Nebraska bill, anil also to form emigrating
associations to aid good men and true u
emigrate to Kansas and Nebraska.
Election of Bishops. The general con
ference of the Methodist Episcopul Church
South, at their session at Columbus, Georgia,
elected three additional bishop", namely :
John Earley, of Virginia ; George Pierce, ot
Georgia ; and II. II. Kavanangh.of Kentucky.
The Reward. Senator Badger has ju-f.
Iiad a brother-in-1 iw appointed to a lucrative
Jllice in California, and a son of Dr. Old
,ias been rewarded by an appointment.
Thomas Ritchie, jr., who died in Rich
mond, Va., last week, was the person who
fought the duel with Mr. Pleasants, of the
Richmond hig, some years ago, and killed
Goon. The Scioto Gazette says that the
patriotism of the Washington S.-ntint-l, the
ulitor of which is printer to the sciiat--, ' is
paid for by the line."
A curse is like a stone throw n up towards
heaven, and most likely to return on the
lead of him that sent it. Sir W. Scott.
On Thursday last, 12,000 emigrants arrived
n New York from foreign countries.
In Utah a man who has not more than two
vives is rated as a bachelor.
Col. Medary decline? being a candidate for
TheTempku okthe People. A letter from
Mansfield, Richland county, the Gibraltar of
democracy, to the Cleveland Leader, gives an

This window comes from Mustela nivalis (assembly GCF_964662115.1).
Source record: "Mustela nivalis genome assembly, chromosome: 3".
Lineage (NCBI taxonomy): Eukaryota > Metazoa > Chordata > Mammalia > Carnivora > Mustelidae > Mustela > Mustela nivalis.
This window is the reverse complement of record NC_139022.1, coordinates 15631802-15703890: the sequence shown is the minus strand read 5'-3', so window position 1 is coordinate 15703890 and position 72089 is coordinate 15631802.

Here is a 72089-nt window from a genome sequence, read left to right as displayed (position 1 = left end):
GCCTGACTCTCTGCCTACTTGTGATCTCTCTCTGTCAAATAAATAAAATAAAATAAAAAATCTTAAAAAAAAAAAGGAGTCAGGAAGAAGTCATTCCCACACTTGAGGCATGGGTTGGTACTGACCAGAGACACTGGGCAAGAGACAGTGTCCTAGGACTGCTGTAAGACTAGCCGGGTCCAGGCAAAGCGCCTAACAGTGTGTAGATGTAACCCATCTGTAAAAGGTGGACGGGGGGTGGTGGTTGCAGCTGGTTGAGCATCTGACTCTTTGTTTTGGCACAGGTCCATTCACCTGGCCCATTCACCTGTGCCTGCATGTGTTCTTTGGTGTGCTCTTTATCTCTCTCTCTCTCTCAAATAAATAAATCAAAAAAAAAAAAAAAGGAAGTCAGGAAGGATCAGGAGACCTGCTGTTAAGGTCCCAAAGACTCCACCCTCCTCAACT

account of how- things stand there. Th--have
office-holders and their followers attempted
to celebrate the triumph of the slave-power
by burning powder. At the discharge of th"
first gun but a minute passed before the toll
of thr. bell was heard ; then the solemn beat
of the muffled drum, as if the dead were nigh,
and then streamed forth the national Hag.
across tlie street. draied in mourning; but
over the-toll of that bell and above the bear
that muinea urum, ana irouuiv uuifcwniu-
on tnai nrapea national nag, were "earn
and seen, the watchword of freemen, " Ri
rr.Ai. iAUBiiuiiin,imuii v
roar of the cannon ceased; the toll and the
dead march only were continued; and then
appeared a crowd, shouting the watchword
of freedom. BrinkerholT and others spoke,
all seconding the demand of the people
the union of free-men to maintain freedom.
The supporters of the slave-power left the
ground, defeated and borne down by the force
public sentiment. O. S. Journal
T, u of glass that has yet made
Bmwarbanc in New York, has taken its
Uf n one of tho windowg of Taylor's res-
taiiriint establishment, on Broadway. Its
dimensions are fifteen feet in height, six feet
in width, three-quarters of an inch in thick
ness, and cost one thousand dollars.
The house of Gen. Scott, in Richmond.
Va., was again fired on Tuesday afternoon.
This is the third attempt, says the Mail, to
destroy this house, and argue3 a determina
tion on the part of the incendiary, worthy a